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Setting the Mood to Meditate

by Daniel Goldman 12 days ago in meditation

The tunes I listen to when I meditate. Should you listen to them too? Maybe.

Setting the Mood to Meditate
Photo by Zoltan Tasi on Unsplash

Meditation

I studied meditation and mindfulness practices while working towards my Yoga Alliance teacher certification. Meditation is an interestingly practice, because it's the practice of focusing on nothing. The goal of meditation is complete mental calm. But it's not an easy thing to obtain. The moment we think we've obtained this mental peace, we've lost it, because we've thought about it!

One issue with meditating is that people try too hard. They try to force it. They try to convince themselves that they are doing meditation. But meditation is a practice. Our thoughts are like a river, constantly trying to sweep us away. Meditation doesn't halt the river. Instead, with meditation, the water simply passes around us, without influence.

There are a lot of ways to help one meditate. Some people listen to music. Usually it's calming music, and that makes sense, but it doesn't have to be. A person shouldn't be limited to thinking that calming and peaceful music is necessary.

"Om"

A common element in Buddhist and Hindu chants is "ॐ." Britannica describes "om" as having three syllables: a-u-m (Britannica). However, that analysis isn't quite right, at least spiritually. Within the spiritual practice, om is considered to have four syllables, the three already described, and the silence that follows it.

One of the most popular chants involving "om" is "Om Namah Shivaya," which is a chant to the Hindu god Shiva. I remember one point in my education very well. My sister and I went to an Ashram as part of the teacher training. Part of the experience included a call and response chant centered on this mantra.

While not the exact same version, this video shows just how powerful it can be.

There was something quite powerful about being in a room full of people singing this chant. It filled the room until almost everything else disappeared. And I'm not attributing any kind of divine element to this mantra. It doesn't have to be a chant or mantra. It doesn't have to be calm and peaceful. I've seen my nephew have these same kinds of experiences at concerts. Peaceful music can help a lot, but the real goal is to find what works for you.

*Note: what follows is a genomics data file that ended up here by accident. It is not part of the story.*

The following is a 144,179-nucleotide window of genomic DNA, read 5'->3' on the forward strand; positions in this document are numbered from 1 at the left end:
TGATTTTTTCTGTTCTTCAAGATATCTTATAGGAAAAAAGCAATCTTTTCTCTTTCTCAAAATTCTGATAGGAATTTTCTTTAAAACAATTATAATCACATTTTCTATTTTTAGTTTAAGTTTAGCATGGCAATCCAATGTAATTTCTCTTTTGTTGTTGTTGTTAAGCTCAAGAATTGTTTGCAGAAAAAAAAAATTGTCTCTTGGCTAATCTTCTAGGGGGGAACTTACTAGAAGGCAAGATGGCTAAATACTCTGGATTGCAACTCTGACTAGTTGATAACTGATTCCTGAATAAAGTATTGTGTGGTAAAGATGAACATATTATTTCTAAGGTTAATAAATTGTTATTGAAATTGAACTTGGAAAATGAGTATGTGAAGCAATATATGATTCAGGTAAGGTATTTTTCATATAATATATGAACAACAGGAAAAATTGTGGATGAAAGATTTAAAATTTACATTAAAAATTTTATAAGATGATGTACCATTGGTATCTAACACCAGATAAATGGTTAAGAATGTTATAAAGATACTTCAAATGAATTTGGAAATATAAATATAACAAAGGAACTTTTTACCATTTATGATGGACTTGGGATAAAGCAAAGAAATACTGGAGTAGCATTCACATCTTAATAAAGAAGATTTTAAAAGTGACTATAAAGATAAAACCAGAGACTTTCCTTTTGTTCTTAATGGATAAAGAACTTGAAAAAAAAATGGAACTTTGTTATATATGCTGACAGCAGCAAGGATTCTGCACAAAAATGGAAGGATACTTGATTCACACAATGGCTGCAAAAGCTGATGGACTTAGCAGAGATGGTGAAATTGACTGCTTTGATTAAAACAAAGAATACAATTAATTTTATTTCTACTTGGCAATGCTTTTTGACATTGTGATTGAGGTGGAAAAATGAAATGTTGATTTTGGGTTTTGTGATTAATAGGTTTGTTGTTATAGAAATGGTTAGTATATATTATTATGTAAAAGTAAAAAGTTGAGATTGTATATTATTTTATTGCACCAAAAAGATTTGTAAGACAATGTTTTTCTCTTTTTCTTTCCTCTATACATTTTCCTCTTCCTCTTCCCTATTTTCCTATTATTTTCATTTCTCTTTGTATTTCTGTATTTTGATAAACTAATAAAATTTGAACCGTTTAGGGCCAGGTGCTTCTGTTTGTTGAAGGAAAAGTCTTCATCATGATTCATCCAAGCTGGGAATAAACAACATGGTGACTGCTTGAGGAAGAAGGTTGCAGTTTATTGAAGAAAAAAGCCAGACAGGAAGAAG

Some More Exotic Tunes

I very much enjoy listening to traditional mantras. I also like Gregorian chants, which have a similar kind of feel, and I've been listening to them for many years.

However, sometimes my mood and these songs don't match, and rather than reducing the friction between my mind and my thoughts, they increase it. I found myself in this kind of situation during the start of lockdowns. I just couldn't detach myself from my thoughts, so I needed something a little more dramatic.

The song "Keep Hauling" by Fisherman's Friends really helped a lot. It allowed me to get into a mindset where I could start my practice again. And that really is the main issue here. Music can help us practice meditating, but we have to be in a state where we are able to begin that practice.

Unfortunately, lyrics can make it difficult to meditate. We focus on the words and think about them. Therefore we are tied to our thoughts. Purely instrumental music is one solution, but another solution is to simply listen to music that we can't understand anyway. That's one reason why I like listening to Seo Linn's version of Óró Sé do Bheatha Abhaile.

Be Yourself

At the end of the day, there is no right or wrong music or type of music to listen to while we practice meditating. The practice is totally personal. Whether a person listens to peaceful sounds of rainfall, heavy metal, something in their native language or something they can't understand at all, or if they simply sit in silence is entirely up to them. If nothing else, I hope it is this point that my readers take to heart after reading this article.

meditation
Daniel Goldman
Daniel Goldman
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Daniel Goldman

Visit my homepage. I am a polymath and a rōnin scholar with interests in many areas, including political science, economics, history, and philosophy. I've been writing about all of these topics, and others, for the past two decades.

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